Alcohol exposure alters NMDAR function in the bed nucleus of the stria terminalis.

Kash TL, Baucum AJ, Conrad KL, Colbran RJ, Winder DG - Neuropsychopharmacology (2009)

Anxiety-related behavior as measured in the 5 minute duration Elevated plus maze (EPM) test was assessed 4–6 hours following the last chronic intermittent ethanol or air vapor (control) exposure. A) Total distance traveled during the 5 minute test session. B) Time (seconds) spent in the closed and open arm of the EPM. C) Number of open and closed arm entries on the EPM. D) Schematic diagram of illumination levels during the EPM test (numerical values in Lx). Each value represents the mean ± SEM. Control (n=8), Ethanol (n=5). *P<0.05 (control group compared to ethanol vapor exposed group), **P<0.01 (control group compared to ethanol vapor exposed group), unpaired Student’s two-tailed t-test
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Related In: Results  -  Collection

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Figure 1: Anxiety-related behavior as measured in the 5 minute duration Elevated plus maze (EPM) test was assessed 4–6 hours following the last chronic intermittent ethanol or air vapor (control) exposure. A) Total distance traveled during the 5 minute test session. B) Time (seconds) spent in the closed and open arm of the EPM. C) Number of open and closed arm entries on the EPM. D) Schematic diagram of illumination levels during the EPM test (numerical values in Lx). Each value represents the mean ± SEM. Control (n=8), Ethanol (n=5). *P<0.05 (control group compared to ethanol vapor exposed group), **P<0.01 (control group compared to ethanol vapor exposed group), unpaired Student’s two-tailed t-test
Mentions: Chronic intermittent ethanol vapor exposure has been shown to have numerous effects, including increased alcohol drinking behavior (Griffin et al., 2008) , handling induced convulsions (Becker et al., 1997) and anxiety (Kliethermes et al., 2004). The performance of mice during acute withdrawal (4–6 hours following removal) from intermittent alcohol or air exposure was evaluated in the elevated-plus maze to demonstrate that the animals that underwent chronic intermittent alcohol vapor exposure have altered behavior consistent with alcohol withdrawal (Figure 1). We focused on this time-point, as previous studies have shown that there is a significant increase in handling-induced convulsion (Becker et al., 1997), suggesting a hyperexcitable state in the CNS. We found that, at this time-point, mice exposed to intermittent alcohol (n = 5) traveled significantly less total distance than air exposed mice (n = 8) (Figure 1A, t(11) = 3.56, *p < 0.05), consistent with a recent report that motor impairment is a withdrawal phenotype in mice (Philibin et al., 2008). Further, alcohol exposed mice had a significant reduction in time spent in the open arm and open arm entries, consistent with an increase in anxiety-like behavior (Figure 1B and 1C, respectively, t (11) = 3.76, *p < 0.05).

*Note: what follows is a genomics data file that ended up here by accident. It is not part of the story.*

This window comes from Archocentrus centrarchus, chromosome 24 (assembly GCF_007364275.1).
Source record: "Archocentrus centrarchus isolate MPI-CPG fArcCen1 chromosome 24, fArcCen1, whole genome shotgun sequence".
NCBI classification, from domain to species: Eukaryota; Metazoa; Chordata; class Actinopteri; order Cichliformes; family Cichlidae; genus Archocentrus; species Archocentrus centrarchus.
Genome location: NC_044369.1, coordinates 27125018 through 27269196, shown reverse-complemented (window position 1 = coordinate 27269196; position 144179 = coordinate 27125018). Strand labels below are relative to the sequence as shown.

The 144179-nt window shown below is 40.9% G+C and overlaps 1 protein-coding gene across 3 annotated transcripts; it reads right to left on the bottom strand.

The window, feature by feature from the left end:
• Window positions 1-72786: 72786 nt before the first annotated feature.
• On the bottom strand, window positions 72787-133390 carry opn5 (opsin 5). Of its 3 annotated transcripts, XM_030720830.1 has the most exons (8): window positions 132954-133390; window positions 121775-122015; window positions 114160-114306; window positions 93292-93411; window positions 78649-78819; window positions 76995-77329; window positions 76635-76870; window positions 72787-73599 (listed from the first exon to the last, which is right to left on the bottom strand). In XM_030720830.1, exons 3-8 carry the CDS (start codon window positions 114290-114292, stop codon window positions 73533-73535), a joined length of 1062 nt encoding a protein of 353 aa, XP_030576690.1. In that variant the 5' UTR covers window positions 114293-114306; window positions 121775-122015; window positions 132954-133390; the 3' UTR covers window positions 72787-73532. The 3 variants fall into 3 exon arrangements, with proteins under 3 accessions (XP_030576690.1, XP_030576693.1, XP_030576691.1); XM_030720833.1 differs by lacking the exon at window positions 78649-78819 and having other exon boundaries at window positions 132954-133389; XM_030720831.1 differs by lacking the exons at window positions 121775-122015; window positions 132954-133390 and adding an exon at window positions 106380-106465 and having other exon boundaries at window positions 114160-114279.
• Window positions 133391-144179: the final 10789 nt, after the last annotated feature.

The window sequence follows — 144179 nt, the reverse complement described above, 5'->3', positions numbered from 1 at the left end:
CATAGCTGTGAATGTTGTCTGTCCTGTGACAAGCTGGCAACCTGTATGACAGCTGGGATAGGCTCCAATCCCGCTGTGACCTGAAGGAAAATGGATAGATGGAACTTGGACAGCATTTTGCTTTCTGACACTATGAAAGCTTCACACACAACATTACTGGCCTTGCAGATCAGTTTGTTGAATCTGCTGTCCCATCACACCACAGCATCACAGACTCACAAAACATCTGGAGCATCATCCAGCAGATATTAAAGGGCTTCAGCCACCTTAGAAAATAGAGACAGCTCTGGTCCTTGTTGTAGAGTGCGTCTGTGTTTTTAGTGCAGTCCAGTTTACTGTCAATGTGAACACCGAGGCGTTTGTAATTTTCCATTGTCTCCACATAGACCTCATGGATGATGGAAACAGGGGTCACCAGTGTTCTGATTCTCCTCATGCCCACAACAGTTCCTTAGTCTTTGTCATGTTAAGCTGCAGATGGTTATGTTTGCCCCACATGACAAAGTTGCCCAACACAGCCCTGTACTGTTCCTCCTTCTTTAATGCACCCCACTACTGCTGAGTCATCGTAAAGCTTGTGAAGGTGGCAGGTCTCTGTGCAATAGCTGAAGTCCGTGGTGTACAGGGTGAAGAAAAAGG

Bottom Line: These alterations are proposed to be due in part to adaptations in the brain regions that regulate emotional behavior, including the bed nucleus of the stria terminalis (BNST), a principal output nucleus of the amygdala.Both electrophysiological and biochemical approaches suggest that this difference is not because of an alteration in glutamate release, but rather an increase in the levels of NR2B-containing NMDARs.Further, we found that ethanol modulation of NMDAR in the vBNST is altered after intermittent alcohol exposure.

View Article: PubMed Central - PubMed

Affiliation: Department of Molecular Physiology and Biophysics, Vanderbilt University School of Medicine, Nashville, TN, USA.

ABSTRACT
Chronic alcohol exposure can cause dramatic behavioral alterations, including increased anxiety-like behavior and depression. These alterations are proposed to be due in part to adaptations in the brain regions that regulate emotional behavior, including the bed nucleus of the stria terminalis (BNST), a principal output nucleus of the amygdala. However, to date there have been no studies that have examined the impact of in vivo alcohol exposure on synaptic function in the BNST. To better understand how alcohol can alter neuronal function, we examined the ability of in vivo alcohol exposure to alter glutamatergic transmission in the BNST using whole-cell voltage clamp recordings and biochemistry in brain slices obtained from C57Bl6 mice. Chronic intermittent, but not continuous, ethanol vapor exposure increased temporal summation of NMDA receptor (NMDAR)-mediated excitatory postsynaptic currents (EPSCs). Both electrophysiological and biochemical approaches suggest that this difference is not because of an alteration in glutamate release, but rather an increase in the levels of NR2B-containing NMDARs. Further, we found that ethanol modulation of NMDAR in the vBNST is altered after intermittent alcohol exposure. Our results support the hypothesis that NMDAR-mediated synaptic transmission is sensitized at key synapses in the extended amygdala and thus may be a suitable target for manipulation of the behavioral deficits associated with acute withdrawal from chronic alcohol exposure.

Show MeSH
Related in: MedlinePlus